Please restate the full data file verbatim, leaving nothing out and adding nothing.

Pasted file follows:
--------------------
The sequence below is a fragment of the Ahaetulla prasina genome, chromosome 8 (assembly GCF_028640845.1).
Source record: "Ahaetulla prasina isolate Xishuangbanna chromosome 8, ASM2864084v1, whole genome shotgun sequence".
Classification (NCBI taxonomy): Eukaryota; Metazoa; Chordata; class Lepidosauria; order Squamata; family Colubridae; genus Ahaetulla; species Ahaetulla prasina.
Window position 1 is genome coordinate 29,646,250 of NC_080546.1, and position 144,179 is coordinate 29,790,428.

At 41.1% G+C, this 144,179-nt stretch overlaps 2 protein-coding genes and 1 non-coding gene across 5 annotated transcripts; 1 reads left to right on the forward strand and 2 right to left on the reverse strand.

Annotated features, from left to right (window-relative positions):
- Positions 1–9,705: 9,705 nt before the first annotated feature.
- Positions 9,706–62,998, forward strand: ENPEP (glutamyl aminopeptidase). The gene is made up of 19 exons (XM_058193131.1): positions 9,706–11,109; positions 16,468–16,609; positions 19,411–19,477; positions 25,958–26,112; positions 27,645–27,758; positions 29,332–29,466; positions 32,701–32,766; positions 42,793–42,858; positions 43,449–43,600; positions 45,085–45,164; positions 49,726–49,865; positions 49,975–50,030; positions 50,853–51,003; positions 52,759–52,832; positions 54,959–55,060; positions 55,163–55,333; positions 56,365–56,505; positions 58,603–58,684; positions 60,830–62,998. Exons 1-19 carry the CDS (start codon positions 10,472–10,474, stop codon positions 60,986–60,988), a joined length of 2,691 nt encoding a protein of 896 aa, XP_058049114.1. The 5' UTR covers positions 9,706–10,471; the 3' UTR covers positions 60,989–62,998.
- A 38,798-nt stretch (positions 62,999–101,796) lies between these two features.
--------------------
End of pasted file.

The sequence below is a fragment of the Ahaetulla prasina genome, chromosome 8 (assembly GCF_028640845.1).
Source record: "Ahaetulla prasina isolate Xishuangbanna chromosome 8, ASM2864084v1, whole genome shotgun sequence".
Classification (NCBI taxonomy): Eukaryota; Metazoa; Chordata; class Lepidosauria; order Squamata; family Colubridae; genus Ahaetulla; species Ahaetulla prasina.
Window position 1 is genome coordinate 29,646,250 of NC_080546.1, and position 144,179 is coordinate 29,790,428.

At 41.1% G+C, this 144,179-nt stretch overlaps 2 protein-coding genes and 1 non-coding gene across 5 annotated transcripts; 1 reads left to right on the forward strand and 2 right to left on the reverse strand.

Annotated features, from left to right (window-relative positions):
- Positions 1–9,705: 9,705 nt before the first annotated feature.
- Positions 9,706–62,998, forward strand: ENPEP (glutamyl aminopeptidase). The gene is made up of 19 exons (XM_058193131.1): positions 9,706–11,109; positions 16,468–16,609; positions 19,411–19,477; positions 25,958–26,112; positions 27,645–27,758; positions 29,332–29,466; positions 32,701–32,766; positions 42,793–42,858; positions 43,449–43,600; positions 45,085–45,164; positions 49,726–49,865; positions 49,975–50,030; positions 50,853–51,003; positions 52,759–52,832; positions 54,959–55,060; positions 55,163–55,333; positions 56,365–56,505; positions 58,603–58,684; positions 60,830–62,998. Exons 1-19 carry the CDS (start codon positions 10,472–10,474, stop codon positions 60,986–60,988), a joined length of 2,691 nt encoding a protein of 896 aa, XP_058049114.1. The 5' UTR covers positions 9,706–10,471; the 3' UTR covers positions 60,989–62,998.
- A 38,798-nt stretch (positions 62,999–101,796) lies between these two features.